Harrogate shops' struggles - no nonsense advice by famous name
A voice of experience in the Harrogate retail sector says the town’s shops need to bring back a sense of 'theatre' to their businesses if the town centre is to survive and prosper.
Chris Ramus, who set up the town’s famous Ramus seafood shop in the early 1970s, turning it into an award-winning success story, said if retailers did not return to the days of excellent service, losing out to internet competition was inevitable.
Responding to a series of recent articles in the Harrogate Advertiser about the state of the town centre, he sympathised with traders but said they needed to stop blaming outside factors such as rates, rents or parking and focus instead on what they offered to their customers.
Mr Ramus said: “I spent a lifetime in retail but I’m now a shopper myself. I’ve been reading the stories about shops in the town centre for months and I felt I had to say something.
“The basic problem today is that, if you go in a shop and it offers poor service, you might as well buy it on the internet where it’s usually cheaper anyway.
“I go into shops myself in Harrogate where they haven’t seemed to be interested in helping me. Everyone is trying to blame rates and rents and parking but some of it is self-inflicted by traders themselves.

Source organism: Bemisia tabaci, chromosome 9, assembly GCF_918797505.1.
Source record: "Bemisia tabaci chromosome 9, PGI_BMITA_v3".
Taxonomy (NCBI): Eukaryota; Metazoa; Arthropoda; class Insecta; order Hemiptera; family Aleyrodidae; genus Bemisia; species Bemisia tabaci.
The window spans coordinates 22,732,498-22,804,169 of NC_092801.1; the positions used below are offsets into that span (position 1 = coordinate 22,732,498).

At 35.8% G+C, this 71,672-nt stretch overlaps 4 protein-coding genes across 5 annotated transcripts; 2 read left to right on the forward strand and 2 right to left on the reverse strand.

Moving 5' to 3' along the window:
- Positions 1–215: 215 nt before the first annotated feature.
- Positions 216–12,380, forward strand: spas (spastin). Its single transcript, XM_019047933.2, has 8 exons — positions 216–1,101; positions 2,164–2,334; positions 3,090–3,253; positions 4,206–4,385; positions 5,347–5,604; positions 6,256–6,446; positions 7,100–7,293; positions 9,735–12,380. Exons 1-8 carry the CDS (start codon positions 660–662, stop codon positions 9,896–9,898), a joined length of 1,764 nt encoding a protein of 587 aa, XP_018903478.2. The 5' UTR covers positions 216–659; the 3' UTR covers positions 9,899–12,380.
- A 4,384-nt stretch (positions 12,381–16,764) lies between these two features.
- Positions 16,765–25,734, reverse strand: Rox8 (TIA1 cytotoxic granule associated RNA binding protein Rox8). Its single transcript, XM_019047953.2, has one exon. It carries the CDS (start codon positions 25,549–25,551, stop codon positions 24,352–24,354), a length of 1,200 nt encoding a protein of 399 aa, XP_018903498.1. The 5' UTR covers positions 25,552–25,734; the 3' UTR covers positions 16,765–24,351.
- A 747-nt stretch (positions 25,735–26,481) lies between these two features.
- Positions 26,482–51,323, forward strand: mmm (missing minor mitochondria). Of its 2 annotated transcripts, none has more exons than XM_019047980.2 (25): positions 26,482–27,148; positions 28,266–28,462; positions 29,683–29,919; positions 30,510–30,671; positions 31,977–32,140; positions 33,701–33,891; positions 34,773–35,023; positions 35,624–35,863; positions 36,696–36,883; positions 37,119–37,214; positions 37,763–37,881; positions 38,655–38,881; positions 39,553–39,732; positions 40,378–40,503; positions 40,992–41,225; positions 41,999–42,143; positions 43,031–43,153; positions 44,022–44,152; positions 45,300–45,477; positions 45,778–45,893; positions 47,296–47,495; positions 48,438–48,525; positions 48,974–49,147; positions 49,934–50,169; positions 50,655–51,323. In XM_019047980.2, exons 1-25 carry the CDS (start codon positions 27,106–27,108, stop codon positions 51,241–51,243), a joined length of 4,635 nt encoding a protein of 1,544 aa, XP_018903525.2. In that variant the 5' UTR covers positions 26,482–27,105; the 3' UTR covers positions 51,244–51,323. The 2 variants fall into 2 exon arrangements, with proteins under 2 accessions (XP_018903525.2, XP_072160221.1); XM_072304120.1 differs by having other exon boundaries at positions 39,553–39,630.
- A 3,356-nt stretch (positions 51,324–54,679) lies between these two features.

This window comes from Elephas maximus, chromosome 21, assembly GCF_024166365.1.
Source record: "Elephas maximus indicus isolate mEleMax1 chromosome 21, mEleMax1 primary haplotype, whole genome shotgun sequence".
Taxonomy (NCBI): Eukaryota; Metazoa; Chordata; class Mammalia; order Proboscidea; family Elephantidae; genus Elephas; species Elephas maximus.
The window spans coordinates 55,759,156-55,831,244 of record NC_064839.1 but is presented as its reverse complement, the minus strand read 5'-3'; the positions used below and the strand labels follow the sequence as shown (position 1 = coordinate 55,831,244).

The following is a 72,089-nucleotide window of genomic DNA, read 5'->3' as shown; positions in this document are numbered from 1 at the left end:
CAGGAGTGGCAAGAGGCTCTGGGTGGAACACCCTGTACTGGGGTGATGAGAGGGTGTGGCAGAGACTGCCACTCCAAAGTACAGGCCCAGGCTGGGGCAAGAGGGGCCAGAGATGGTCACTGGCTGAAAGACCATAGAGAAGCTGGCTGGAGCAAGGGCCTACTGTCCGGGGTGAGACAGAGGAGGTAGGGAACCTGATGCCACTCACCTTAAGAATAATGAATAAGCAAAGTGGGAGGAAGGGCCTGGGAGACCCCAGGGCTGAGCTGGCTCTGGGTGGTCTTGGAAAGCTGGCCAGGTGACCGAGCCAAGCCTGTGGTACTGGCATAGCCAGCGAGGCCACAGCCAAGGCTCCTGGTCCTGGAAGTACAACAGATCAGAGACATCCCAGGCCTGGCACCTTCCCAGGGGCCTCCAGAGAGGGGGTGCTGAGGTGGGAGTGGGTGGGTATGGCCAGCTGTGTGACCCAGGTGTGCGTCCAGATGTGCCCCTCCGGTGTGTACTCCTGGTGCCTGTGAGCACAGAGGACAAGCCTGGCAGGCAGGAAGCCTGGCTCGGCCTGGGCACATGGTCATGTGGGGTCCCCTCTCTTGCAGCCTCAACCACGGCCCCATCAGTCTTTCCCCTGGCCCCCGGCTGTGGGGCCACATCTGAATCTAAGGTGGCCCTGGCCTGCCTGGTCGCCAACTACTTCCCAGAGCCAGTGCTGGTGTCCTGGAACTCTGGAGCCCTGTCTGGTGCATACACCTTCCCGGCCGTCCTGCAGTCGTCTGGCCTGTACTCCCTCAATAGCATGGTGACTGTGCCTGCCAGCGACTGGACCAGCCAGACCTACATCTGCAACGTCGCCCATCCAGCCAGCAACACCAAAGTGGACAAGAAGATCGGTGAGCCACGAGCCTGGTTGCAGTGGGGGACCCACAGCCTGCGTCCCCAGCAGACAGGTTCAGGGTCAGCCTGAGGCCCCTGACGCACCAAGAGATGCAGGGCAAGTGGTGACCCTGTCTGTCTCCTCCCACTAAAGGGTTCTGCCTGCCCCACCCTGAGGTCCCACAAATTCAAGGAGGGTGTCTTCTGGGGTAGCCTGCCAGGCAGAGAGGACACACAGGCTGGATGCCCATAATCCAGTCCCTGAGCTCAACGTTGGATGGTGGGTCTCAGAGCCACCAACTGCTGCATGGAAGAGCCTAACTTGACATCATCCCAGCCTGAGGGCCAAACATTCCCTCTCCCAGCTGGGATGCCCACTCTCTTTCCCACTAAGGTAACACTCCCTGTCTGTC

“A good shop should offer a bit of theatre; it should be a pleasant place where customers enjoy being.”
Having launched Ramus with wife Liz Ramus in 1973 in a humble spot in Otley Road, Chris sold the award-winning business in 1999.
By that time, the seafood retailer had become a byword for high quality at its second home on King’s Road, supplying fresh quality fish across Yorkshire and becoming the number one importer of Canadian lobster.
Mr Ramus says he is fully aware of the pressures of rates and rents; he experienced those, too, with his own former business.
He said: “We were based on King’s Road and not the town centre for a good reason - the costs.
“Our approach was straightforward. We offered good service and good products and we didn’t over-charge. It’s not rocket science. We built a successful business on that.
“The real issue no one is facing is that people are blaming someone else rather than look in the mirror at themselves.”
Like many in the Harrogate business world, he believes the future of the town centre lies in the hands of independents, not the multiples.
But, Mr Ramus says, there is already plentiful cheap or free parking in the town centre.
And, when it comes to rents, it’s up to Harrogate businesses to negotiate lower fees from property owners for their own good.
He believes it was a mistake pricing small traders out of the town centre when the town’s old market hall was demolished nearly 30 years ago.
But, this former top independent businessman, says all is still to be fought for in Harrogate town centre.
Mr Ramus said: “We need in future to attract shoppers with good independents, not just shops but restaurants and cafes, too.
“But businesses have to give better service. We have to give people reasons to come into town rather than clicking on the internet.”